See Hypertext Markup Language.
See Hypertext Transport Protocol.
The datatype used for storing instances of the datatype that permits XPath-based navigation of database schemas in remote databases.
The method of creating and publishing text documents in which users can navigate between other documents or graphics by selecting words or phrases designated as hyperlinks.
The markup language used to create the files sent to Web browsers and that serves as the basis of the World Wide Web. The next version of HTML will be called xHTML and will be an XML application.
The protocol used for transporting HTML files across the Internet between Web servers and browsers.
See Integrated Development Environment.
The SQL operator that is part of Oracle Text and is used for querying
XMLType datatypes for searching for specific text within a specific XPath.
A term used in object-based languages such as Java and C++ to refer to the creation of an object of a specific class.
A set of programs designed to aide in the development of software run from a single user interface. JDeveloper is an IDE for Java development as it includes an editor, compiler, debugger, syntax checker, help system, and so on, to permit Java software development through a single user interface.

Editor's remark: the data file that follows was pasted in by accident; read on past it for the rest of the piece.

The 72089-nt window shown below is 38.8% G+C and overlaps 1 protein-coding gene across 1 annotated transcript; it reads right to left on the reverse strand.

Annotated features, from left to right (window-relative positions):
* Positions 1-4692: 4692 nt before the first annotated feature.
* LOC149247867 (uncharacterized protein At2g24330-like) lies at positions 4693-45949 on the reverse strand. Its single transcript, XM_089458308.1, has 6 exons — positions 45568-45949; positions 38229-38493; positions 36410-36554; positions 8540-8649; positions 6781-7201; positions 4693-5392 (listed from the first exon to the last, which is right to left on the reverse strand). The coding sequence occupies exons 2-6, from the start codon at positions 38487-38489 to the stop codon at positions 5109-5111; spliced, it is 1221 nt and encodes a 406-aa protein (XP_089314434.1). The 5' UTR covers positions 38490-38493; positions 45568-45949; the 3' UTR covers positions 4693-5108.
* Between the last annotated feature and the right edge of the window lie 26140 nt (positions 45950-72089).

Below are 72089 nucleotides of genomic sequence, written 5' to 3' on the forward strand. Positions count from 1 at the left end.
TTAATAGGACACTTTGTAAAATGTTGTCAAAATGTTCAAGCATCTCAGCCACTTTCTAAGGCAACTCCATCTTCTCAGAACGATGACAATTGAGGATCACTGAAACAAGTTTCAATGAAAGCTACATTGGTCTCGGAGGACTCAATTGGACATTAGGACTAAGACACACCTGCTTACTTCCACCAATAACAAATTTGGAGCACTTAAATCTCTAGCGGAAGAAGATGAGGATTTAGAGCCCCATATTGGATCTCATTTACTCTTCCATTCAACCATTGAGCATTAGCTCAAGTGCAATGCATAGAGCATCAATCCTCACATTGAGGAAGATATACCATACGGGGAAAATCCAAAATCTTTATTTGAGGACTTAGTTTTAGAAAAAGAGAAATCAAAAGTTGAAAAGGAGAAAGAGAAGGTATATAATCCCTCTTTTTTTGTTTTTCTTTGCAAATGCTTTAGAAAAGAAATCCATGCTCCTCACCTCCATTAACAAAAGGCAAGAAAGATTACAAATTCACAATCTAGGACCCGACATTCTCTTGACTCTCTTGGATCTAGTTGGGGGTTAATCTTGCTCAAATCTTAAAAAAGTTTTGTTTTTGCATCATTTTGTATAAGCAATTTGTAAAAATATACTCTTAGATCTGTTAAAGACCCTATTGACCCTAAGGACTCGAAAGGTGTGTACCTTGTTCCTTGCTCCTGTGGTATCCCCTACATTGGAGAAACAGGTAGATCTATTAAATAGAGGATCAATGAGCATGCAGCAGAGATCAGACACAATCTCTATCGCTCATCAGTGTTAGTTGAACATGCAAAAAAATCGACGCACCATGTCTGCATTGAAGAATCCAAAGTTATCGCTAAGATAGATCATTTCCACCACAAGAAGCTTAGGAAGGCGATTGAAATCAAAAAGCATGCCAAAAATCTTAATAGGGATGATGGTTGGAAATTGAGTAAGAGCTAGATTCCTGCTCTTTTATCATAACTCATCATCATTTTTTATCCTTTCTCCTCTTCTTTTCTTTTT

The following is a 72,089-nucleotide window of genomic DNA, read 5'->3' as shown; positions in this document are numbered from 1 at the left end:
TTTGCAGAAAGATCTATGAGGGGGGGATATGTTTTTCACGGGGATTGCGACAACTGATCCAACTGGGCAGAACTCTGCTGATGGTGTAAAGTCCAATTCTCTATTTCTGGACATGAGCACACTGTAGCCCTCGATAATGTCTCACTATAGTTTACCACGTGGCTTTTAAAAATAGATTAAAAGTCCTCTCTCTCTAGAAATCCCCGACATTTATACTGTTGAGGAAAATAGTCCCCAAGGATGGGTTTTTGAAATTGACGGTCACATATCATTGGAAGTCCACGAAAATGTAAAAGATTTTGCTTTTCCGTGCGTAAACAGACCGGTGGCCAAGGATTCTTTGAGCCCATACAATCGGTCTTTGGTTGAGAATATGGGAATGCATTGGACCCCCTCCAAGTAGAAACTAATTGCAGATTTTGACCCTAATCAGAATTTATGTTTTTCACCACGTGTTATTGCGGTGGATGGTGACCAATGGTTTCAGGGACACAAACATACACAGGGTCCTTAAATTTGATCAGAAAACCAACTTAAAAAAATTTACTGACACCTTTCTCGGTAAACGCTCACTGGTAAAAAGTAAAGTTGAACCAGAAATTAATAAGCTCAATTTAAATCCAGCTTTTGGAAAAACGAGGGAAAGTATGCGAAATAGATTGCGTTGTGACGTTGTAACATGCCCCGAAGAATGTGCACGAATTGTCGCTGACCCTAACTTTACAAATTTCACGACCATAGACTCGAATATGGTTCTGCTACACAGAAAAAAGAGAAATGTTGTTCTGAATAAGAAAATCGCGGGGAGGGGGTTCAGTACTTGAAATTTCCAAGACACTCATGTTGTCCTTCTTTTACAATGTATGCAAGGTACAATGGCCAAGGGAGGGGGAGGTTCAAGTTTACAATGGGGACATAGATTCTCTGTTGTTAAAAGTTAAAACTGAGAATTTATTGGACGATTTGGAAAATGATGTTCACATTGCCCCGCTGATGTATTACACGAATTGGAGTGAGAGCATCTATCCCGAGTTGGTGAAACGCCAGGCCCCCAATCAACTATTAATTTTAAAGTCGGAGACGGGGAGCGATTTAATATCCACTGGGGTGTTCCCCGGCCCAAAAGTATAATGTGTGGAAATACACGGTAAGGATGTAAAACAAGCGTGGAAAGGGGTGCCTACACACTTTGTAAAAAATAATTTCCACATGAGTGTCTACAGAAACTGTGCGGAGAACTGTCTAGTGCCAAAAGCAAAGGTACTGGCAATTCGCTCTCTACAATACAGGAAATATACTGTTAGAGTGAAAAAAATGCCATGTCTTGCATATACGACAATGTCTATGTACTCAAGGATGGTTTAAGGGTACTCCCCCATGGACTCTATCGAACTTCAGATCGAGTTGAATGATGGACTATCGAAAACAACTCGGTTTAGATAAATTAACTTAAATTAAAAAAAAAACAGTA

The collection of complex datatypes and their access in Oracle. These include text, video, time-series, and spatial data.
The protocol used by CORBA to exchange messages on a TCP/IP network such as the Internet.
See Java 2 Platform, Enterprise Edition.
A high-level programming language developed and maintained by Sun Microsystems where applications run in a virtual machine known as a JVM. The JVM is responsible for all interfaces to the operating system. This architecture permits developers to create Java applications and applets that can run on any operating system or platform that has a JVM.
The Java platform (Sun Microsystems) that defines multitier enterprise computing.
Enables applications to parse and transform XML documents using an API that is independent of a particular XML processor implementation.
An independent program module that runs within a JVM, typically for creating user interfaces on the client. Also known as Java Bean. The server equivalent is called an Enterprise JavaBean. See also Enterprise JavaBean.
The programming API that enables Java applications to access a database through the SQL language. JDBC drivers are written in Java for platform independence but are specific to each database.
The collection of Java classes, runtime, compiler, debugger, and usually source code for a version of Java that makes up a Java development environment. JDKs are designated by versions, and Java 2 is used to designate versions from 1.2 onward.